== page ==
9 replies

  1. Ground Control to Major Tom, Ziggy Played Guitar, Heroes, Ch-ch-ch-ch-changes… too many of them that I liked. Also, all of Labyrinth.

    I’m quite surprised by how sad I was to hear he had died. I mostly listen to classical music and opera, but somehow, he had become part of my consciousness.

  2. Labyrinth is a favourite for me. It came out when I was roughly the age of the main protagonist, and also an awkward tèen given too much over to fantasy. I have never really liked the end though. I would have chosen Jareth over the real world anytime, flobbly pants or no. I still would…

  3. I can’t listen to Bowie because of the child rape (“allegations” is the word I think I’m meant to put here).

    Maybe if stories on him included the bad side of him as well I could listen again. I can read Charles Dickens even though he abused his wife, because it’s been acknowledged, because no-one is pretending he was an entirely great man. The MSM is censoring an important aspect of Bowie’s life and in doing so are silencing survivors and denying child abuse.


    • It is a tricky one. The girl involved says to this day that she was an enthusiastic participant, but that doesn’t change the fact that Bowie was an adult who should have known better.

      This is a particularly good article I thought, as is the one it cites: https://goodbyelittlefox.wordpress.com/2016/01/12/david-bowie-lori-lightning-and-power/

    • According to Lori’s own account, Bowie at least respected her initial refusals, and it wasn’t until he returned to LA at least 6 months later that she felt ready and willing to agree to go back to his hotel room happily anticipating all that implied. The lyrics to his song “Scary Monsters” also suggest that in later years he viewed such exploitation of young girls by older men as repugnant and shame-worthy.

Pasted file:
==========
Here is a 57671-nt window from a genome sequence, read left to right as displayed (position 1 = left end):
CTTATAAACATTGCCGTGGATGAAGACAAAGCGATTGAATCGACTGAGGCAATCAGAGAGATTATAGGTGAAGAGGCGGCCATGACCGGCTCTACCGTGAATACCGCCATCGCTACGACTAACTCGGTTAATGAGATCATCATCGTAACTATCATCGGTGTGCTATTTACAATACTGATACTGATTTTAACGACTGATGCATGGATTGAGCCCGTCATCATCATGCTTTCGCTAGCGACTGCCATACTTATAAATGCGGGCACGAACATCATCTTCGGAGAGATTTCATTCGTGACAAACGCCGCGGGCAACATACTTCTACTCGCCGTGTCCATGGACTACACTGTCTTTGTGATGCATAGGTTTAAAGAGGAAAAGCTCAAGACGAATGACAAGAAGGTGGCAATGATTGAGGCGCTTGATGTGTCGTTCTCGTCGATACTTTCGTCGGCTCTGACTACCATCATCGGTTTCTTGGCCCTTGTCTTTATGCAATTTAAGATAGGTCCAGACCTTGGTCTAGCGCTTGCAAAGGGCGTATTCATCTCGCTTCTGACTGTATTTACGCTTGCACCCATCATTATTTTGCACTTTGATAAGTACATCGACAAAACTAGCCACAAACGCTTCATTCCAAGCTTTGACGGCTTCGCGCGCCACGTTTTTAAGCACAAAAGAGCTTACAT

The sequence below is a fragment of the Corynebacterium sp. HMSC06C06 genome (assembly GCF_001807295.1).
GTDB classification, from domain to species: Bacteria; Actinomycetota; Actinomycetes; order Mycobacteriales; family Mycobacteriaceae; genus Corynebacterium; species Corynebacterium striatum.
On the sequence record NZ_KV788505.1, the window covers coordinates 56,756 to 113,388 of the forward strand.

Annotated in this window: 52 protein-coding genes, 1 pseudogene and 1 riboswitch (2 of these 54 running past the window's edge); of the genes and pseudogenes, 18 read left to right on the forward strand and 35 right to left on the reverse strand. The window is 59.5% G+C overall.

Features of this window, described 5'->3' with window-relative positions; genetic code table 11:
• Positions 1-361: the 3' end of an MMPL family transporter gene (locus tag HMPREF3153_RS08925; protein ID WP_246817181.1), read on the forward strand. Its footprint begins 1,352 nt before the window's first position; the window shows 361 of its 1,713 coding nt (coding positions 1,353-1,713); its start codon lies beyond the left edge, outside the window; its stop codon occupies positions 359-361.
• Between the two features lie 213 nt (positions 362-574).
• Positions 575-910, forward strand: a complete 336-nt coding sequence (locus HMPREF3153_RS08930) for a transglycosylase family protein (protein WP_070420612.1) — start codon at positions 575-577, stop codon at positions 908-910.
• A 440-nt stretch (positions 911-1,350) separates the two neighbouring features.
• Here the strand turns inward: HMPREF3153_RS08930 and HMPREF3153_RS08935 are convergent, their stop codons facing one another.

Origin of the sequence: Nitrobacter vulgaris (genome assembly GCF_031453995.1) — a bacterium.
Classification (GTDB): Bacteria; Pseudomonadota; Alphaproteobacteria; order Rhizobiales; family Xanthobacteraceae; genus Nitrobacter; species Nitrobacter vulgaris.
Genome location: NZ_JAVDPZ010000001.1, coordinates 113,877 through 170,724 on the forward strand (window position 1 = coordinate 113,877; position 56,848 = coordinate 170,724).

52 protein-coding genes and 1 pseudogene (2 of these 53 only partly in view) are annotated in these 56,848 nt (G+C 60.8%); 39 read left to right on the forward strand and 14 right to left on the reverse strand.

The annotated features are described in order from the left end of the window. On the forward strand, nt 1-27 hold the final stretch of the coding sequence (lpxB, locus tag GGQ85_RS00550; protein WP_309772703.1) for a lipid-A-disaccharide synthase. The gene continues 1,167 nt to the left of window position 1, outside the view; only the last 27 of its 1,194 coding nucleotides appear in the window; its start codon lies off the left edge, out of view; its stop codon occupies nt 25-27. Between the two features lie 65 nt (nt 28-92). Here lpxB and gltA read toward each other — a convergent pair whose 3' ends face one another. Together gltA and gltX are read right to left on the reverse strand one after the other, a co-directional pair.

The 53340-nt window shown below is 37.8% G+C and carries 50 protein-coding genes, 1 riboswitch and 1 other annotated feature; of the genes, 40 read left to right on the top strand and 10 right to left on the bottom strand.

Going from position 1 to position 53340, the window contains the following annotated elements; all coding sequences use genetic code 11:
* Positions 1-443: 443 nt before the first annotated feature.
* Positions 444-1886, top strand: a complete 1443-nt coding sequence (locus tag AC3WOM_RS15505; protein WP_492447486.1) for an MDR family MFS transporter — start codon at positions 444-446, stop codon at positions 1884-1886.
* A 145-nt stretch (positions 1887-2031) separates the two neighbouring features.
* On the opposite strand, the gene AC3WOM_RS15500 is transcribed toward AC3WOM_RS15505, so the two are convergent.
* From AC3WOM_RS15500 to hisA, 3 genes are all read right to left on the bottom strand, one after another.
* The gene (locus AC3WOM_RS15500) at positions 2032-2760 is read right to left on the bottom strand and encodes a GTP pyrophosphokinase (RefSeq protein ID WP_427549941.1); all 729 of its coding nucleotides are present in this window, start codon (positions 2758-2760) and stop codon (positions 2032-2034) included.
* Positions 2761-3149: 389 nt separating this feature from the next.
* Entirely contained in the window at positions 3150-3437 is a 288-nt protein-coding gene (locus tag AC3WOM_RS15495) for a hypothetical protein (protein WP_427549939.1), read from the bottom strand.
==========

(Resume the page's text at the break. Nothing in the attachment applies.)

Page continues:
Much as we would like to think that grown men should have known better back then, the fact is that so long as there was no violence and the girl could pass for 18 in nightclub lighting, hardly anybody except a vocal but contemptuously ignored group of radical feminists cared; that girl’s mother happily compared her to Priscilla Presley during the years Lori was hidden away from the world by Jimmy Page, and Iggy Pop nonchalantly wrote and recorded a song about his girlfriend (Lori’s BFF) being 14. I am unaware of any police officers knocking on Iggy Pop’s door as a result.

      As Amanda Marcotte points out on FB, over the past few decades feminists have actually managed to change the culture around this casual shruggitude that existed towards older men seducing underage girls (and don’t some segments of the MRA movement love to howl about that), and that’s a significant achievement. It’s still worth noting, as they age and pass, how many male celebrities revelled in seducing dazzled teens back then (often in packs) but also noting that some of them were far more exploitative/predatory about it than others, and crucially that most of them did move with the culture and stop this behaviour sometime in the 80s, even though most of them still could have continued if they’d still felt that it was OK.

      Times change and people change, some of them not enough, but some of them more than enough. It’s good to make informed choices about the culture we consume based on what we know about its creators, but I’m not about to cut myself off entirely from problematic creative output based on zealous purity politics.

  4. I think this article is particularly good on the Bowie issue:


    The author validates the victims lived experience while affirming that the perpetrators choice to exploit children for sex was wrong.

    I don’t think that if male musicians choose to cease abusing children it’s is a reason to congratulate them.

    I don’t know what ‘zealous purity politics’ are but it’s true that if you were to stop consuming the music of all the modern male musicians who abused children and women you would be left with very little music by men left in your collection.

    • I don’t think that if male musicians choose to cease abusing children it’s is a reason to congratulate them.

      I don’t think pointing out that as the culture changed the male musicians’ behaviour changed is the same as “congratulating” the male musicians. It’s acknowledging the relevance and power of working to change the culture.

    • P.S.

      I don’t know what ‘zealous purity politics’ are but…

      This perhaps means that you have not thus far ranged widely enough upon the wild and windy steppes of the internet, if you truly have not yet encountered various destructive interactions wherein putative ideological allies take sides wherein one accuses the other of being insufficiently right-thinking about the issue du jour (and often receives a return serve of “it’s you not us”). I often think that such “sides” would be better served by taking a nuanced both/and view of issues rather than falling into the trap of the simplistic either/or view.

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